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The Tramways Union, which represents workers at the site, said the housing of workers, believed to be Filipinos, at the depot was part of a wider problem where Go Bus was employing foreign workers to keep wages low.
The workers were moved after the Dunedin City Council, which owns the building, informed Go Bus it was illegal under the district plan for people to live in commercial premises "due to fire risk and other safety factors. It would have been unpleasant," council property manager Kevin Taylor said of the suitability of the building as worker accommodation.
The Go Bus worker who made the complaint to the council, which led to the workers being shifted, said he was "fuming" when he found out.
"They had their clothes all ready hanging up in the windows which could be seen from Princes St."
He made the complaint as a "ratepayer" because he did not want the council to be subsidising Go Bus exploiting foreign workers to help keep wages low.
Go Bus South Island operations director Nigel Piper initially said "three perhaps four" migrant workers were housed in the building for less than a week in January last year.
Later, after checking with Dunedin staff, he said there was only one worker housed there.
He said it was only ever a short-term solution while alternative accommodation was sorted out and there was nothing wrong with its actions.
The staff member who made the complaint, who wished to remain anonymous, stood by his accusation there were at least three workers based in the building, saying he witnessed three migrants walking into the building with suitcases.
A Local Government Official Information and Meeting Act response from the council, provided to the Otago Daily Times by the Labour Party, referred to workers as opposed to a single worker.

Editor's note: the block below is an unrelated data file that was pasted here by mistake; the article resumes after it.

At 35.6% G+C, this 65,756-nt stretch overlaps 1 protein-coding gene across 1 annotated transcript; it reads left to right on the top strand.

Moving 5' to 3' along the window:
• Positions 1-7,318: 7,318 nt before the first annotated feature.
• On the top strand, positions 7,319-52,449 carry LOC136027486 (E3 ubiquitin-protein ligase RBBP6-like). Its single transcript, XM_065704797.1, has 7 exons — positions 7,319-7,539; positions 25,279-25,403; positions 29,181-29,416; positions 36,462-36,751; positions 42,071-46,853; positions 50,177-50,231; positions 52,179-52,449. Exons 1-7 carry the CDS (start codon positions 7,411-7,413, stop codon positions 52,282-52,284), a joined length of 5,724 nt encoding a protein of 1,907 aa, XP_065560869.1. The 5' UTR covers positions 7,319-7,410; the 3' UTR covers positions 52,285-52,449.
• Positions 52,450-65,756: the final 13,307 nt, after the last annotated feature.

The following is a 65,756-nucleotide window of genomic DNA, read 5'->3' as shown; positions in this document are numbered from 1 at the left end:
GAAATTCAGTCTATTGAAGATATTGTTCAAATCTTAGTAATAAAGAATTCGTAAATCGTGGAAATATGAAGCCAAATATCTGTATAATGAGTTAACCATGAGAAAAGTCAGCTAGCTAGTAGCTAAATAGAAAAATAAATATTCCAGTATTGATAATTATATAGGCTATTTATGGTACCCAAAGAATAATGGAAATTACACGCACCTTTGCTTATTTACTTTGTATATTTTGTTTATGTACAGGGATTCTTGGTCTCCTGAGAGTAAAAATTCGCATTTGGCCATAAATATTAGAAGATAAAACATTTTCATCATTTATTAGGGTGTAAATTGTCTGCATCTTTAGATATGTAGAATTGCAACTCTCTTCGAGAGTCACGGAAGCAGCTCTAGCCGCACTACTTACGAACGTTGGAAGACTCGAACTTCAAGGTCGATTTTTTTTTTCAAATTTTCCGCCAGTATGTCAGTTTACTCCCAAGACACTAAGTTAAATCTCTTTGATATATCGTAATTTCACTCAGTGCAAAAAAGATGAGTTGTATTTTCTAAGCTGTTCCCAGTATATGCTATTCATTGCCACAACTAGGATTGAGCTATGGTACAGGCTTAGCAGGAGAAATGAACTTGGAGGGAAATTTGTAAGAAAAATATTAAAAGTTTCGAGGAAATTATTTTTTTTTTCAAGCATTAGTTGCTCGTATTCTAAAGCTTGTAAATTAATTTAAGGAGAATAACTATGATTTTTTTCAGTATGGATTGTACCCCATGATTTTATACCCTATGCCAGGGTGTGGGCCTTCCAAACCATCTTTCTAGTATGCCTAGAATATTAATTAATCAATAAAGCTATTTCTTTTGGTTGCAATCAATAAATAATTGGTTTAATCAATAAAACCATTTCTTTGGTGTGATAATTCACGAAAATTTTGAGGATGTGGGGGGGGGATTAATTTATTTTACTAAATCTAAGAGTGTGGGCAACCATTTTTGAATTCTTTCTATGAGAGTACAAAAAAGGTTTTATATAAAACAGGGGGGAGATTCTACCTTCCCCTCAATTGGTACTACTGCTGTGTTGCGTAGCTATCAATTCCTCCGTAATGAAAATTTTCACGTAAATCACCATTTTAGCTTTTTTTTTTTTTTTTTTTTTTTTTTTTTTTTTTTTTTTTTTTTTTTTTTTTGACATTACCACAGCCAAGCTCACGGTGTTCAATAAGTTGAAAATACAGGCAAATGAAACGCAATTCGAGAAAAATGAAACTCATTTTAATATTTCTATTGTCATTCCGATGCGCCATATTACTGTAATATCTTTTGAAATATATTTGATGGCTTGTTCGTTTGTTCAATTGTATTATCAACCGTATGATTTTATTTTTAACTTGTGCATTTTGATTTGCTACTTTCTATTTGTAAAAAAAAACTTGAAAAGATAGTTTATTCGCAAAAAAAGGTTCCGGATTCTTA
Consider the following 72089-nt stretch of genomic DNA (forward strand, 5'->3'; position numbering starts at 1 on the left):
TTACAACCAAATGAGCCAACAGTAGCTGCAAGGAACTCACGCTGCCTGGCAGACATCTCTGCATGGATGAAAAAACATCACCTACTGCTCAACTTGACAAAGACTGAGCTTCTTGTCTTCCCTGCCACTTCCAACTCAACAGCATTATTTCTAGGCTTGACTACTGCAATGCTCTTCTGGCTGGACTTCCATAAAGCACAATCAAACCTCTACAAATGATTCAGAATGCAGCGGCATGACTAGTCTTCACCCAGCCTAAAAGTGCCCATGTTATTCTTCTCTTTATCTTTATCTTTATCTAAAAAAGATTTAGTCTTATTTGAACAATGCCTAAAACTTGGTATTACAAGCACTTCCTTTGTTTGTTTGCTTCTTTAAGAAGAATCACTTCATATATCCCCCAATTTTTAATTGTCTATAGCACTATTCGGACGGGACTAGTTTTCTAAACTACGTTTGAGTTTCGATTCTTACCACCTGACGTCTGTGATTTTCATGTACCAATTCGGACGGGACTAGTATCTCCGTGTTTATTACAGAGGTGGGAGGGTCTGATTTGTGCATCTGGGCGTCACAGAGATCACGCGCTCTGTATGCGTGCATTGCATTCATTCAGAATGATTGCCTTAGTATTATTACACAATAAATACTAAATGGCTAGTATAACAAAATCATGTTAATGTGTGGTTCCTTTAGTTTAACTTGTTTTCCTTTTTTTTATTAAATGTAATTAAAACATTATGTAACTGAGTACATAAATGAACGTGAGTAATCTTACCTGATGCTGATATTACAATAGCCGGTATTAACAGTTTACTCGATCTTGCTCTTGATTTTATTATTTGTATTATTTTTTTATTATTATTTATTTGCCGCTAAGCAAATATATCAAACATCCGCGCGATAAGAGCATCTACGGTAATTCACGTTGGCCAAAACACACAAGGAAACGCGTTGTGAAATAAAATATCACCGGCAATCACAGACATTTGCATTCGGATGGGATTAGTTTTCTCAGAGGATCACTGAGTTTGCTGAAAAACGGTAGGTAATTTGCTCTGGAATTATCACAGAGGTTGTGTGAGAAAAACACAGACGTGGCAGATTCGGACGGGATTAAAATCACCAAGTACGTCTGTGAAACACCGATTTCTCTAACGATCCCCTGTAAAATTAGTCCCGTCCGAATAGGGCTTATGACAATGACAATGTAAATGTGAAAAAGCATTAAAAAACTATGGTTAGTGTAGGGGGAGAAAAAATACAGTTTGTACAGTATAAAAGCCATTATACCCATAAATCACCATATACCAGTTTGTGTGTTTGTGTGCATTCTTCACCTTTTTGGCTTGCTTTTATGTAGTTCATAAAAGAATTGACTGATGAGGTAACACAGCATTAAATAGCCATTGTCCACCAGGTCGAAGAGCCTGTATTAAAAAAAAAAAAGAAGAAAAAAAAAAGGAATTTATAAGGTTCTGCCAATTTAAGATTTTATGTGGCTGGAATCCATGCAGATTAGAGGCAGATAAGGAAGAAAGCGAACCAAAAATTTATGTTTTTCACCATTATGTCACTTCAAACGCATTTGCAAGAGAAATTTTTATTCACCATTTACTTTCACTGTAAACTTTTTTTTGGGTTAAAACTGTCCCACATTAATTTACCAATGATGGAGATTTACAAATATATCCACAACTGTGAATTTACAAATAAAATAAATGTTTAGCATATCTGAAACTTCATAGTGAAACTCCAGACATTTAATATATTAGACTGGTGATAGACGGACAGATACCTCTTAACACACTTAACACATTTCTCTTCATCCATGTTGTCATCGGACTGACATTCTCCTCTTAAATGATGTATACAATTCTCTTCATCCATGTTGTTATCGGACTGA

Mr Taylor said the council acted quickly after receiving the complaint.
"We just asked them to stop and get them out of there, which they did within 24 hours."
Housing the workers in the building was "absolutely" illegal and potentially dangerous.
It puts both the tenant and the landlord at extreme risk if there was any fire in there.
"You haven’t got fire separation between floors, you haven’t got those emergency escape paths."
The building, which was attached to the rest of the depot, was not tenanted by Go Bus, but the company had permission to use it as an overflow building.
The property department received advice on "a couple of points" from the council’s building compliance staff, but it was decided that no further action would be taken because the situation was remedied straight away.
Mr Piper, of Christchurch, said it had arranged other accommodation for the workers, but it was not ready on the day they arrived.
"We had them in there for three maybe four days while the house that we had arranged for them was getting [sorted]."
It was always the plan for them to move out after a short time and it "may well be that the call from the council came at about the time they were moving out".
He would not say it was a mistake to house the workers in the building, saying it was done "to meet a need at the time".
"I guess in hindsight we [should] have contacted the council."
He could not remember whether the company looked for alternative accommodation, such as a motel, but noted Dunedin accommodation was often full in the summer months.
He disputed the claim what it did was "exploitation" and said it treated migrant workers no differently to the way it treated New Zealand workers.
It was "absolute nonsense" that the company brought in migrant workers to keep wages low.
"We brought migrant workers in to fix an issue around driver shortages in Dunedin."
Tramways Union national secretary Kevin O’Sullivan, of Wellington, slammed Go Bus for the way it housed the workers.
The company took advantage of the fact migrant workers were "not keen to rock the boat" and were too afraid to speak up for fear of losing their work visas.
He argued it employed foreign workers to keep wages, which were significantly lower in Dunedin than other centres, down because many New Zealanders were not willing to work for such wages.